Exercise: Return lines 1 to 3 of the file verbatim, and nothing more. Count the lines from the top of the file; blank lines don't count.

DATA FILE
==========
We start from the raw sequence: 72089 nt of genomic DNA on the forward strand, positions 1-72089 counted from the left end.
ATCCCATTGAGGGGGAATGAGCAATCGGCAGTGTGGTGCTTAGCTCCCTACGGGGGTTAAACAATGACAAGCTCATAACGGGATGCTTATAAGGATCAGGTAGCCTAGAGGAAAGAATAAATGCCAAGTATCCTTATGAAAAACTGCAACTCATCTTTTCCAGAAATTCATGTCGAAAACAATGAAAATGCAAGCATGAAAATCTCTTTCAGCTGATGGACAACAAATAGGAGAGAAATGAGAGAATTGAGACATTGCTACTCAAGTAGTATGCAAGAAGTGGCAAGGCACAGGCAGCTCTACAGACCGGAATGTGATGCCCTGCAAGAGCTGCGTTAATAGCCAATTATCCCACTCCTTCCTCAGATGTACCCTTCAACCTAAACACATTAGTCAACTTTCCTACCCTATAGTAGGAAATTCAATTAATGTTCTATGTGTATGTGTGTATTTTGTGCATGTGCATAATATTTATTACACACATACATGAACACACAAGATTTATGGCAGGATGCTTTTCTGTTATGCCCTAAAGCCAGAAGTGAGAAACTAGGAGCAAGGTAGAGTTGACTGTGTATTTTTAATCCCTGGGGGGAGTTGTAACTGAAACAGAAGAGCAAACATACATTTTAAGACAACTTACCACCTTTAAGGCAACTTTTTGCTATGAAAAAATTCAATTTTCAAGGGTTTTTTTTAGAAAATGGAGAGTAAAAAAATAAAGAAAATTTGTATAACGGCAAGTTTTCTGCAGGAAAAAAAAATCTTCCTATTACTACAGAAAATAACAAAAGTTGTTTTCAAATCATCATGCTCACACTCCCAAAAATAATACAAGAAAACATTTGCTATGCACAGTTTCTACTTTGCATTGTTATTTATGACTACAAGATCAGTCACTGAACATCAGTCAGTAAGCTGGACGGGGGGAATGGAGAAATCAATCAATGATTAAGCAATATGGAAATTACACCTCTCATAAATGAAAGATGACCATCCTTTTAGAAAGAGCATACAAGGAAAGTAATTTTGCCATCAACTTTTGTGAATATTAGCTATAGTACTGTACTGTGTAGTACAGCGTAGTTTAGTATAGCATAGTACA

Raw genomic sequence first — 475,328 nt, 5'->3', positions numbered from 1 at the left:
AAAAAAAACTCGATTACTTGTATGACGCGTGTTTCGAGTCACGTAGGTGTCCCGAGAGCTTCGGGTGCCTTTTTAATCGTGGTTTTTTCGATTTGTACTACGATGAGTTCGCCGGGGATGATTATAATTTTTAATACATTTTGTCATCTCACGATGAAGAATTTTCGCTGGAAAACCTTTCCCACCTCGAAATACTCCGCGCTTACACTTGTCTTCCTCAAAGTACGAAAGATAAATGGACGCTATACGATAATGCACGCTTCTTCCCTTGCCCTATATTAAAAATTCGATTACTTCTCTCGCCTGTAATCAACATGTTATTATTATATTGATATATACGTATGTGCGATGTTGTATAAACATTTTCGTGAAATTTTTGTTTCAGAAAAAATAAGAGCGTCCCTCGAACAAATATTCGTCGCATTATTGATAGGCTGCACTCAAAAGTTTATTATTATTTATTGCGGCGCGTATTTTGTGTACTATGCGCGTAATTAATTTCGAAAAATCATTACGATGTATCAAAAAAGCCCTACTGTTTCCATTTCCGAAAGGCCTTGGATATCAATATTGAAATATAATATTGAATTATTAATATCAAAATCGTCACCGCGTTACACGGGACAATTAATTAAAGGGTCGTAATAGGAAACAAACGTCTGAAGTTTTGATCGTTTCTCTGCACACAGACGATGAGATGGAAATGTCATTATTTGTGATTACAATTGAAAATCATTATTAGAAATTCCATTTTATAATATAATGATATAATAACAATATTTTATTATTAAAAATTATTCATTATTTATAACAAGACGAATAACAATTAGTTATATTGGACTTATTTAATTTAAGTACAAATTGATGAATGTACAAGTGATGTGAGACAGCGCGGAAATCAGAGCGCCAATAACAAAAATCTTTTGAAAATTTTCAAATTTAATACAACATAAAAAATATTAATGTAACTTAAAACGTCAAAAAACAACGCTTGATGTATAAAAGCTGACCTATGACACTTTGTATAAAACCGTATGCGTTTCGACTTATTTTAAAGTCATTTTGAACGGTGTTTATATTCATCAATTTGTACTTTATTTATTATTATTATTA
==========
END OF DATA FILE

We start from the raw sequence: 72089 nt of genomic DNA on the forward strand, positions 1-72089 counted from the left end.
ATCCCATTGAGGGGGAATGAGCAATCGGCAGTGTGGTGCTTAGCTCCCTACGGGGGTTAAACAATGACAAGCTCATAACGGGATGCTTATAAGGATCAGGTAGCCTAGAGGAAAGAATAAATGCCAAGTATCCTTATGAAAAACTGCAACTCATCTTTTCCAGAAATTCATGTCGAAAACAATGAAAATGCAAGCATGAAAATCTCTTTCAGCTGATGGACAACAAATAGGAGAGAAATGAGAGAATTGAGACATTGCTACTCAAGTAGTATGCAAGAAGTGGCAAGGCACAGGCAGCTCTACAGACCGGAATGTGATGCCCTGCAAGAGCTGCGTTAATAGCCAATTATCCCACTCCTTCCTCAGATGTACCCTTCAACCTAAACACATTAGTCAACTTTCCTACCCTATAGTAGGAAATTCAATTAATGTTCTATGTGTATGTGTGTATTTTGTGCATGTGCATAATATTTATTACACACATACATGAACACACAAGATTTATGGCAGGATGCTTTTCTGTTATGCCCTAAAGCCAGAAGTGAGAAACTAGGAGCAAGGTAGAGTTGACTGTGTATTTTTAATCCCTGGGGGGAGTTGTAACTGAAACAGAAGAGCAAACATACATTTTAAGACAACTTACCACCTTTAAGGCAACTTTTTGCTATGAAAAAATTCAATTTTCAAGGGTTTTTTTTAGAAAATGGAGAGTAAAAAAATAAAGAAAATTTGTATAACGGCAAGTTTTCTGCAGGAAAAAAAAATCTTCCTATTACTACAGAAAATAACAAAAGTTGTTTTCAAATCATCATGCTCACACTCCCAAAAATAATACAAGAAAACATTTGCTATGCACAGTTTCTACTTTGCATTGTTATTTATGACTACAAGATCAGTCACTGAACATCAGTCAGTAAGCTGGACGGGGGGAATGGAGAAATCAATCAATGATTAAGCAATATGGAAATTACACCTCTCATAAATGAAAGATGACCATCCTTTTAGAAAGAGCATACAAGGAAAGTAATTTTGCCATCAACTTTTGTGAATATTAGCTATAGTACTGTACTGTGTAGTACAGCGTAGTTTAGTATAGCATAGTACA

Raw genomic sequence first — 475,328 nt, 5'->3', positions numbered from 1 at the left: